“There it is, there it is,” she mutters to herself under her breath when she gets to the gate, bolting out of her illegally parked car and risking a ticket that would cost far more than a parking pass, but no matter: Her only daughter is going away to college. Then she sees her husband alone and realizes it was too late to change her mind. She collapses into his arms and sobs. The whole scene is nearly wordless, an anomaly for a movie with so many shouting matches that a video recently went viral of someone screaming every word of the trailer, and yet (or maybe for that reason) it just might be the most memorable scene. Metcalf’s work in this sequence is some of the most remarkable screen acting I’ve seen in a long time. It was the moment, when I first saw Lady Bird this fall, that I nearly said aloud, “Give her the Oscar.”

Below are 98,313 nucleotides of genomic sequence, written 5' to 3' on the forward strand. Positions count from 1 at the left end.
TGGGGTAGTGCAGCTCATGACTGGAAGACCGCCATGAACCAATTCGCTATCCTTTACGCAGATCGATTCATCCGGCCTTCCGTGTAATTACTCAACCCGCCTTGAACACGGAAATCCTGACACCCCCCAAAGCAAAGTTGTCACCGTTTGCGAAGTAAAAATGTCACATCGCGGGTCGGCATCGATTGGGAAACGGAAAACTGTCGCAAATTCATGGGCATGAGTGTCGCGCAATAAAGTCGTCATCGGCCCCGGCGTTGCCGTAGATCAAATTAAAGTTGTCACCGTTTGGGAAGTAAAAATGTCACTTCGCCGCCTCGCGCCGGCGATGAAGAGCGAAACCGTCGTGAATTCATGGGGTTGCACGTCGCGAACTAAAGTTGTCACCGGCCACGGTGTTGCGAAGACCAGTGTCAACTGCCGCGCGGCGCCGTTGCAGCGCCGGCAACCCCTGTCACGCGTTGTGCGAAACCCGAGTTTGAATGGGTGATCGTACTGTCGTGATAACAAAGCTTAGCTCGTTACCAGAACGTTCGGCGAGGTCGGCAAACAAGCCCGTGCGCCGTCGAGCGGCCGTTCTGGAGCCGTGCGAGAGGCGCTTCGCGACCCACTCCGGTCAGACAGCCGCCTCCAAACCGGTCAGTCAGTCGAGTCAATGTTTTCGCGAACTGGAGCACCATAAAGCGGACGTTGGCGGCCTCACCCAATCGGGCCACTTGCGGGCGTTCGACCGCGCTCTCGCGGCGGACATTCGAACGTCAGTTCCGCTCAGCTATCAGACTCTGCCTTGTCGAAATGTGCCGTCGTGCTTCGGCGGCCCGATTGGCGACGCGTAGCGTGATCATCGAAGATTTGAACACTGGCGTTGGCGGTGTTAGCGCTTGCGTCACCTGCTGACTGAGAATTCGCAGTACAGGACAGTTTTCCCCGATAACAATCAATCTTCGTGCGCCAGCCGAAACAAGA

She’s nominated for it, as she has been for basically every other award in this season’s Supporting Actress category. And yet, at nearly every turn—the Golden Globes, the SAG Awards, the Critics’ Choice Awards—she has been bested by Allison Janney, who plays another steely matriarch, LaVona Harding (now LaVona Golden), in the fractured biopic I, Tonya. This year’s Best Actress in a Supporting Role category is strong (rounded out by a deliciously wicked Lesley Manville in Phantom Thread, an underused Octavia Spencer in The Shape of Water, and a surprisingly powerful Mary J. Blige in Mudbound), but Janney and Metcalf are the front-runners, for roles that have a bit in common. It seems safe to say that this year’s Supporting Actress Oscar will probably go to a woman playing an obstinate daughter’s unsentimental mother.